A bill of lading (sometimes abbreviated as B/L or BoL) is a document issued by a carrier which details a shipment of merchandise and gives title of that shipment to a specified party. Bills of lading are one of three important documents used in international trade to help guarantee that exporters receive payment and importers receive merchandise. A straight bill of lading is used when payment has been made in advance of shipment and requires a carrier to deliver the merchandise to the appropriate party. An order bill of lading is used when shipping merchandise prior to payment, requiring a carrier to deliver the merchandise to the importer, and at the endorsement of the exporter the carrier may transfer title to the importer. Endorsed order bills of lading can be traded as a security or serve as collateral against debt obligations.
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Originally posted on July 1, 2015 @ 2:36 pm
An air waybill (AWB) or air consignment note is a receipt issued by an international airline for goods and an evidence of the contract of carriage, but it is not a document of title to the goods. Hence, the air waybill is non-negotiable.
The air waybill is the most important document issued by a carrier either directly or through its authorised agent. It is a non-negotiable transport document. It covers transport of cargo from airport to airport. By accepting a shipment an IATA cargo agent is acting on behalf of the carrier whose air waybill is issued.
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Originally posted on July 1, 2015 @ 11:44 am
A freight forwarder, forwarder, or forwarding agent, also known as a non-vessel operating common carrier (NVOCC), is a person or company that organizes shipments for individuals or corporations to get goods from the manufacturer or producer to a market, customer or final point of distribution. Forwarders contract with a carrier to move the goods. A forwarder does not move the goods but acts as an expert in the logistics network. A forwarder contracts with carriers to move cargo ranging from raw agricultural products to manufactured goods. Freight can be booked on a variety of shipping providers, including ships, airplanes, trucks, and railroads. It is not unusual for a single shipment to move on multiple carrier types. International freight forwarders typically handle international shipments. International freight forwarders have additional expertise in preparing and processing customs and other documentation and performing activities pertaining to international shipments.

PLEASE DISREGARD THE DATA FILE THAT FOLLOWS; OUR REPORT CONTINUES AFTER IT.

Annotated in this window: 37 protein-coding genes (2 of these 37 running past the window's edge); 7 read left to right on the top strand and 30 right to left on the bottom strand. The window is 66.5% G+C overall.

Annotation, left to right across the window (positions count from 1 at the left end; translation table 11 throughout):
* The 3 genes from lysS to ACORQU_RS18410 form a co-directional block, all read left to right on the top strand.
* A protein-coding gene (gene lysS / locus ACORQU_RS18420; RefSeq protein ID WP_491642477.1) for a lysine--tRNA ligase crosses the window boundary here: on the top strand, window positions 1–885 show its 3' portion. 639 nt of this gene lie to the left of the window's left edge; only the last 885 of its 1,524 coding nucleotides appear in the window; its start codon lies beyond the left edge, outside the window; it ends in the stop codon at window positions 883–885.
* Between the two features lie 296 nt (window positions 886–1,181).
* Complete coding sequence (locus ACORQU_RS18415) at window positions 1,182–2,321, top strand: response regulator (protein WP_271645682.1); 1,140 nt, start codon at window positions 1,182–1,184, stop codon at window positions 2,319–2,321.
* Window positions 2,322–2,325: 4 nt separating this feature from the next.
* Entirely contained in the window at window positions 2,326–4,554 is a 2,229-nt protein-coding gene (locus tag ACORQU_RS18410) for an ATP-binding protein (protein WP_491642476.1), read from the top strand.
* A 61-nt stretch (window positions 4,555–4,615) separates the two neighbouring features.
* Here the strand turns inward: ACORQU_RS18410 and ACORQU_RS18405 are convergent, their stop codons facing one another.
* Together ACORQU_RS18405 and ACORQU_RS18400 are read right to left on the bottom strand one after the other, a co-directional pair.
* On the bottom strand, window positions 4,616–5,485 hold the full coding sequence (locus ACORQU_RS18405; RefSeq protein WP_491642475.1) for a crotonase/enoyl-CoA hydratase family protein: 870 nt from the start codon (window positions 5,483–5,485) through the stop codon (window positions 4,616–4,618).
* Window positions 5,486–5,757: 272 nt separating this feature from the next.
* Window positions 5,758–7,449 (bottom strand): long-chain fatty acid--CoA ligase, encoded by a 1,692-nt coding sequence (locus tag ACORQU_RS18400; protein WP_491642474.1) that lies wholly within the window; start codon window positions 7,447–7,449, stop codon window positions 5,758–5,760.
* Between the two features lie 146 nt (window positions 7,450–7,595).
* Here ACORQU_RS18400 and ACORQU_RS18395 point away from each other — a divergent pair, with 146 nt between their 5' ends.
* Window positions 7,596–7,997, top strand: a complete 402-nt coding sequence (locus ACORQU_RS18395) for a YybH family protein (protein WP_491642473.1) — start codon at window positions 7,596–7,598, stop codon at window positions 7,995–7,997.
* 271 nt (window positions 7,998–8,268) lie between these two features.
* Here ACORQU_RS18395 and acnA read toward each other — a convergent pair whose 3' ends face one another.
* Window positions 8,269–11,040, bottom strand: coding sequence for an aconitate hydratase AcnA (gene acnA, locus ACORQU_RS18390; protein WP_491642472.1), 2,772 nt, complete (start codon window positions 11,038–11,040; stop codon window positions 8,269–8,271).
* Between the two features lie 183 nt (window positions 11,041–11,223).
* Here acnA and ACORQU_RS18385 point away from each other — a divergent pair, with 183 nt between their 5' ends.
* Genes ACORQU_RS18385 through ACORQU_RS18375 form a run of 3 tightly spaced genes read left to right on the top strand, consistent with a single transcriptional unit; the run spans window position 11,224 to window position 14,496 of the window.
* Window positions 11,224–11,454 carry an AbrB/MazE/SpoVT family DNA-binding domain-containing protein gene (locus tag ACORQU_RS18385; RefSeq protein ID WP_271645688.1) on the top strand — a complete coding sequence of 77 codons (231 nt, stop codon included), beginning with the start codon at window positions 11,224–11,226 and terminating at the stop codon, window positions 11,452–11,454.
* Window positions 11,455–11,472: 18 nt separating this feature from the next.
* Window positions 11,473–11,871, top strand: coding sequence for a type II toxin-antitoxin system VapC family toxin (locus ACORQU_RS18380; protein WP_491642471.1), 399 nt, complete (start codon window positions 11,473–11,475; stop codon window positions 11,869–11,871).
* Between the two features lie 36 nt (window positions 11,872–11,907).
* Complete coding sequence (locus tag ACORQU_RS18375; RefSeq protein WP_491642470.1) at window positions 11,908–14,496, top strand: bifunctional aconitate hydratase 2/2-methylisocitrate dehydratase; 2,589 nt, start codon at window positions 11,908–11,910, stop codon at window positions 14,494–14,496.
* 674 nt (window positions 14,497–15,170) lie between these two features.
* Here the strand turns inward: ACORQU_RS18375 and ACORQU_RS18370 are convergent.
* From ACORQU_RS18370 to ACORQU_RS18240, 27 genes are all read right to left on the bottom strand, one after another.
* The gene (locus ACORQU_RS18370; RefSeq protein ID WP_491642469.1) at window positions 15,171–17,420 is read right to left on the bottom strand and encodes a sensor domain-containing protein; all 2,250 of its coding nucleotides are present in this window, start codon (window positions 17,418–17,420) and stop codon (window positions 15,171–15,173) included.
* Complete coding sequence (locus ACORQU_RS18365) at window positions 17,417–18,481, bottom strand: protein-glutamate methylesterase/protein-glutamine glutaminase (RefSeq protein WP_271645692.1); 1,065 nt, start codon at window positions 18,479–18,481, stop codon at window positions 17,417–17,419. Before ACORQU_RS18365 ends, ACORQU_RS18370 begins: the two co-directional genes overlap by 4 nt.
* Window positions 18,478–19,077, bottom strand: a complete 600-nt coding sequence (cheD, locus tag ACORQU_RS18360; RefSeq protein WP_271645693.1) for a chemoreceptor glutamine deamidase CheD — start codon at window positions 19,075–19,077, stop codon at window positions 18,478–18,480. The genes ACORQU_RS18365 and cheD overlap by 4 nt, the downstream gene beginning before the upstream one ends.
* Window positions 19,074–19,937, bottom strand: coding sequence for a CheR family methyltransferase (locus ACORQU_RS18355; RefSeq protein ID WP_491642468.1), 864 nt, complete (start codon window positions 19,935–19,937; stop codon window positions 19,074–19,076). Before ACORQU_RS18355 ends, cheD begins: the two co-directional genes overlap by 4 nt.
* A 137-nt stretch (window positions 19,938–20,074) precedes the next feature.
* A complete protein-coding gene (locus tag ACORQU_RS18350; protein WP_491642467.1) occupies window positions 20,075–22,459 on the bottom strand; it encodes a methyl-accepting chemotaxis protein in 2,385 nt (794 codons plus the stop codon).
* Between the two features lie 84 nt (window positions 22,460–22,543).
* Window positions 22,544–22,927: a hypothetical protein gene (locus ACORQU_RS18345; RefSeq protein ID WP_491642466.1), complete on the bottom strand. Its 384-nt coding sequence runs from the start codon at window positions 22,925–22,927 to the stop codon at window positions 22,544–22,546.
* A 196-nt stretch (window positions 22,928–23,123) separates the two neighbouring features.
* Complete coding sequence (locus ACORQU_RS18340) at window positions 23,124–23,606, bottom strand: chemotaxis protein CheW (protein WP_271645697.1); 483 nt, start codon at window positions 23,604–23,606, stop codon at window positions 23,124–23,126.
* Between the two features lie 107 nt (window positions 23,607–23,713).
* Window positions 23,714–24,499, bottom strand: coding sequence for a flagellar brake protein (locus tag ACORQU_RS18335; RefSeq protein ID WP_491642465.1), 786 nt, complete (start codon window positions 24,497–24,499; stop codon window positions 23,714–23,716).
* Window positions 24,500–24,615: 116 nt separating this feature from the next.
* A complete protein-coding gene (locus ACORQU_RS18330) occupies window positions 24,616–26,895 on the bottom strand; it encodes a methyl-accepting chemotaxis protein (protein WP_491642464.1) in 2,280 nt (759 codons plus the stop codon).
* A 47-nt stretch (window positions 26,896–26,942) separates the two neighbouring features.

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Originally posted on July 1, 2015 @ 11:12 am
Full Container Load (FCL), as the name implies, is the standard form of shipping freight for those who have a large amount of goods to send.
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Originally posted on June 30, 2015 @ 8:59 am
Less than container load (LCL) is a shipment that is not large enough to fill a standard cargo container.
The abbreviation LCL formerly applied to “Less than (railway) Car Load” for quantities of material from different shippers or for delivery to different destinations which might be carried in a single railway car for efficiency.
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Originally posted on June 15, 2015 @ 2:34 pm
The vast majority of people may still not be aware of Ragulated Agent at Soekarno-Hatta Airport or at other International airports, especially in cargo companies. Even probably still many who do not know the definition of the Regulated Agent itself.